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The Rise of the Skilled City

68 Pages Posted: 30 Jul 2004  

Edward L. Glaeser

Harvard University - John F. Kennedy School of Government, Department of Economics; Brookings Institution; National Bureau of Economic Research (NBER)

Albert Saiz

University of Pennsylvania - The Wharton School; IZA Institute of Labor Economics

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Date Written: December 2003

Abstract

For more than a century, educated cities have grown more quickly than comparable cities with less human capital. This fact survives a battery of other control variables, metropolitan area fixed effects and tests for reverse causality. We also find that skilled cities are growing because they are becoming more economically productive (relative to less skilled cities), not because these cities are becoming more attractive places to live. Most surprisingly, we find evidence suggesting that the skills-city growth connection occurs mainly in declining areas and occurs in large part because skilled cities are better at adapting to economic shocks. As in Schultz (1964), skills appear to permit adaptation.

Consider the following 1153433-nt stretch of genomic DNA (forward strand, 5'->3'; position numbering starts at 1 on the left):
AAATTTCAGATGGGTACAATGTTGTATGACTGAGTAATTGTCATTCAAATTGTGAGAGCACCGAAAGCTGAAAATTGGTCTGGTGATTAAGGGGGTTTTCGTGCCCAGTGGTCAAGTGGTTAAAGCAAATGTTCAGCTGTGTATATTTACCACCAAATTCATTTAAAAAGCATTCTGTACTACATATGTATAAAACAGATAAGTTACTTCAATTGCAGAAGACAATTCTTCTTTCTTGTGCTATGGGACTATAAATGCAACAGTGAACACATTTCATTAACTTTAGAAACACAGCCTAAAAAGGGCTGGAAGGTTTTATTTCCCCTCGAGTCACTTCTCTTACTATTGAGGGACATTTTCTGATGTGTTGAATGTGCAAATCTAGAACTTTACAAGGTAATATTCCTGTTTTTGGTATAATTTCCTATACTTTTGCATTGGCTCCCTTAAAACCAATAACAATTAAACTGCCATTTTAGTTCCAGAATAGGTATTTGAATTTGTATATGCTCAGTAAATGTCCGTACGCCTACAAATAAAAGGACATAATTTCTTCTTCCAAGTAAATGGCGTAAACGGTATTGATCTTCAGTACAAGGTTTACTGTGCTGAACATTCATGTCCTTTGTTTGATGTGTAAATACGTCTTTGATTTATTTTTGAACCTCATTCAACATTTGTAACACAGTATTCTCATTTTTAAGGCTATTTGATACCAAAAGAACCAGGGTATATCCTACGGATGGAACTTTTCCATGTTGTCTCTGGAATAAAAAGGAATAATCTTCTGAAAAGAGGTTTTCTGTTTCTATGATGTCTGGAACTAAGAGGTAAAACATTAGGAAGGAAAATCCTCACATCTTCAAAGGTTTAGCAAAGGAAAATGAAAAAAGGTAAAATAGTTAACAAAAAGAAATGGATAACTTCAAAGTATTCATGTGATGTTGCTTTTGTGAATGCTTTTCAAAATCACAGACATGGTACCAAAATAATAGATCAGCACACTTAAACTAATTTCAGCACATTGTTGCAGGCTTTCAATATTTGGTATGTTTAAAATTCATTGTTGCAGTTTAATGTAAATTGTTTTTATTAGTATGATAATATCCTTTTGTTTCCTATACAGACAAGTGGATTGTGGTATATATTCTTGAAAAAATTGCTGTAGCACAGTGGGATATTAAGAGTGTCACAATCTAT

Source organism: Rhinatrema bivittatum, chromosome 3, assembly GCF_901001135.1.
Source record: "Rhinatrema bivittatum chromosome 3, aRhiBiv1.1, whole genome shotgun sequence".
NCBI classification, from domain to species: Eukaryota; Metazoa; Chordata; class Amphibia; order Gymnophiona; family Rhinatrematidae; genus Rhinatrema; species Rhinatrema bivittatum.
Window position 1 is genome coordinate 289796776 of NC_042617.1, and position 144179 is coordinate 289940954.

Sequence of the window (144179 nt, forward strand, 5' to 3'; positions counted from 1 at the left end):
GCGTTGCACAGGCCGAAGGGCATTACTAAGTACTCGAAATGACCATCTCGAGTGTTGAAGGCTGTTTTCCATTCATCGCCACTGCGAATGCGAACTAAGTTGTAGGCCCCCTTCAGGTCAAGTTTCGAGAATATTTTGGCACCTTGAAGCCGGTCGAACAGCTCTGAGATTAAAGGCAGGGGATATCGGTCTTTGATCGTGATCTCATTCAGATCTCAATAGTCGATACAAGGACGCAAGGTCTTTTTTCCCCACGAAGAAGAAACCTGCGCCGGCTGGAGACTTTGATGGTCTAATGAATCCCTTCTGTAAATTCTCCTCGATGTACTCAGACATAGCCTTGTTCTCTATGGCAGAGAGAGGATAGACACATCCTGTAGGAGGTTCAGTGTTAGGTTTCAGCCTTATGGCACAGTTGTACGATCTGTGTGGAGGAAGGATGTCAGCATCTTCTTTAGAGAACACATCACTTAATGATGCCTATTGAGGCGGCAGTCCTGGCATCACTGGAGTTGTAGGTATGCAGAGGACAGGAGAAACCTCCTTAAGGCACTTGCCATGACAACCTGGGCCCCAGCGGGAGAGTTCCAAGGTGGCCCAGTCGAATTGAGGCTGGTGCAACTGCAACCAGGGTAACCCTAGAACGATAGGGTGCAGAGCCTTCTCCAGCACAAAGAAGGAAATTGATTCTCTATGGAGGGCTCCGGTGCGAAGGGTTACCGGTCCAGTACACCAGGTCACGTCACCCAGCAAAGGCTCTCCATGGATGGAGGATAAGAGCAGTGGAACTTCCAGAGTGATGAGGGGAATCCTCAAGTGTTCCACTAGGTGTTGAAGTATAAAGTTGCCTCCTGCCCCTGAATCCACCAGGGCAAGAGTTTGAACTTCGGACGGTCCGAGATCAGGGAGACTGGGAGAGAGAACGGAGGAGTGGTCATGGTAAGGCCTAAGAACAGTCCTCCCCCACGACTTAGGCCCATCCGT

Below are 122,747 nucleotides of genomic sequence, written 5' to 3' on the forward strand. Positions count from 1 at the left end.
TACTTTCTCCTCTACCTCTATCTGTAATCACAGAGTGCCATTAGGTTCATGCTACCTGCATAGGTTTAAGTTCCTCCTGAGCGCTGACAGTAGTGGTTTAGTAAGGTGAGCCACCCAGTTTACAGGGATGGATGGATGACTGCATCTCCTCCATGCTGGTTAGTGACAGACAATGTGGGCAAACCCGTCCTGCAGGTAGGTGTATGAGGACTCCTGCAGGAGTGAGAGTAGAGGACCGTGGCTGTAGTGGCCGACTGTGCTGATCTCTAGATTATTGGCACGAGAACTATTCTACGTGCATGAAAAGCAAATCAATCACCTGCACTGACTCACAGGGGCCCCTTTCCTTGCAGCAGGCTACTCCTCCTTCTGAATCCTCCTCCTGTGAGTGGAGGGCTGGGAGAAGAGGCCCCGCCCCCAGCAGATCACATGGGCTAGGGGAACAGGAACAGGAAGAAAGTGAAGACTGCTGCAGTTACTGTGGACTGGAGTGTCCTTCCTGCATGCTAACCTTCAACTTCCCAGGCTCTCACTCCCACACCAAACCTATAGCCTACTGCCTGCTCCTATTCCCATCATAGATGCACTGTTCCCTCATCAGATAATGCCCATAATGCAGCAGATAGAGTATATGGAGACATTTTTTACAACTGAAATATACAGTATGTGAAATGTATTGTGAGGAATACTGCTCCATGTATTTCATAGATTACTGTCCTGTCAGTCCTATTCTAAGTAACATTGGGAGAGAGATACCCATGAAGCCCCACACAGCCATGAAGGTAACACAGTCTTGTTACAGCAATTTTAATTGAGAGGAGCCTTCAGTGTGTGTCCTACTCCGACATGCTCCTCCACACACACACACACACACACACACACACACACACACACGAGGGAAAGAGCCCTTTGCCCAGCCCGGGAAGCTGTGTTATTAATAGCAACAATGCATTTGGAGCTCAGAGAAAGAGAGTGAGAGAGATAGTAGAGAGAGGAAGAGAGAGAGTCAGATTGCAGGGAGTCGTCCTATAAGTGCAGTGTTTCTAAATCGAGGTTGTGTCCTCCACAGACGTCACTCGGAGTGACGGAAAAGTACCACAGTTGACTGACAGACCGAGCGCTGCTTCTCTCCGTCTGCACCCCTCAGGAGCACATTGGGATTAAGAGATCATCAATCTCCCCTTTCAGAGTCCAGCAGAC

Suggested Citation

Glaeser, Edward L. and Saiz, Albert, The Rise of the Skilled City (December 2003). Harvard Institute of Economic Research Discussion Paper No. 2025; FRB Philadelphia Working Paper No. 04-2. Available at SSRN: https://ssrn.com/abstract=569867 or http://dx.doi.org/10.2139/ssrn.569867

Edward L. Glaeser (Contact Author)

Harvard University - John F. Kennedy School of Government, Department of Economics ( email )

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Albert Saiz

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